I’m currently at the climax of my (first) novel’s first rough draft. The word document gives me a count of roughly 9000 words at the moment, and I know most of those words are notes on how to rewrite scenes in rough draft #2. I know it would be more appropriate to wait until I’m done with the first rough draft to start reflecting on it, but I find myself doing it even when drafting up a completely different scene for a completely different project.
When I first started the rough draft, I wasn’t just excited that words were coming so easily to me, I was giddy. I’ll have this done by july, I told myself. Then I’d send it off to that editor friend, he’d look it over, it would come back and I’d have so much to work with that I’d make a masterpiece before I turned 25, make more money than I know what to do with, meet the beautiful woman of my dreams, have two kids with a white picket fence around my ridiculously sized mansion, discover eternal youth and become a god.
… Okay maybe not all of that. (which is okay – most of those things are overrated anyway).
Of course, the real world is not so silly or idyllic. The more I wrote, and the closer I came to July, the more I realized just how silly my ideal was. There were plot holes and inconsistencies not just within the scenes I was writing but the entire overarching story. In addition, writer’s block made things progress much more slowly than I had planned, as you may have noticed.
On the other hand, I did learn a very vaulable lesson about world-building: Filling plot-holes in your rough draft can give you some great details to work with.
As an example, one of the story elements currently in use is a Gate capable of interplanetary travel. The Gates were also used to deploy around the planet that the Horos were invading. One of the reasons the Gate works so well is because it links two bits of space together: once you open a gate, you can just walk through it like walking through a door (with about as much lag time).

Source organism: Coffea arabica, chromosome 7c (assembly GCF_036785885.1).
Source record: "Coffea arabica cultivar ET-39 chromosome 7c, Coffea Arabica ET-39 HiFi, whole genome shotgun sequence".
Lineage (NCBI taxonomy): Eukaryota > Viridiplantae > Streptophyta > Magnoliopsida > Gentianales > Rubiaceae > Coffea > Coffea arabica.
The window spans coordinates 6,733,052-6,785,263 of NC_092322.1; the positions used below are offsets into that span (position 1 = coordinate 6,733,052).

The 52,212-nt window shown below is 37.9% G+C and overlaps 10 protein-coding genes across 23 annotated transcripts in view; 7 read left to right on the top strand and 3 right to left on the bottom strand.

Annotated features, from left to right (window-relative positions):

Later in the story, the Horos suffer major damage to one of their facilities on the newly-invaded world, specifically their mech repair facilities. So they had to send them home to get repaired.
However, if a Gate allowed instantaneous travel, then why would this be a problem? It would be a simple matter to open a Gate whenever the mech was ready and bring it right back through, even if they couldn’t use the Gate at home to return it for whatever reason. I was stumped. The destruction of the repair site was supposed to be a serious blow but it didn’t seem to do anything worthwhile.
I asked some friends. They suggested that Gates have massive power drain, but I couldn’t reconcile this with the story in my head. It made no sense to me that the Horos would have any trouble conquering Hodra (a planet primarily consisting of tribal raccoons) would have any trouble whatsoever conquering a world if they could afford to have power drains massive enough to mention.
However, the conversations over this did give me some perspective on the problem: what I really needed was a reason that the Gate could not simply open on the Horos homeworld (tentatively named Astra) and wait for the mech to be sent over when not being used to deploy. Eventually I settled on a fairly simple explanation: the more distance a Gate tries to close, the slower it opens. This is because space-time is very hard to twist and bend to your will without ripping. Travelling through a gate was still instantaneous, so it was still a tremendous asset, but opening a gate to travel between planets could take hours, even days.
The most important thing I took away from that (aside from ‘take notes on why something is a plot hole so you can explain it to others properly’) was that if the book isn’t published yet, it isn’t a plothole yet. It’s just a tool to worldbuild with.
Also, when writers tell you that the first rough draft is going to be raw-sewage-in-your-soup awful, they’re not exaggerating.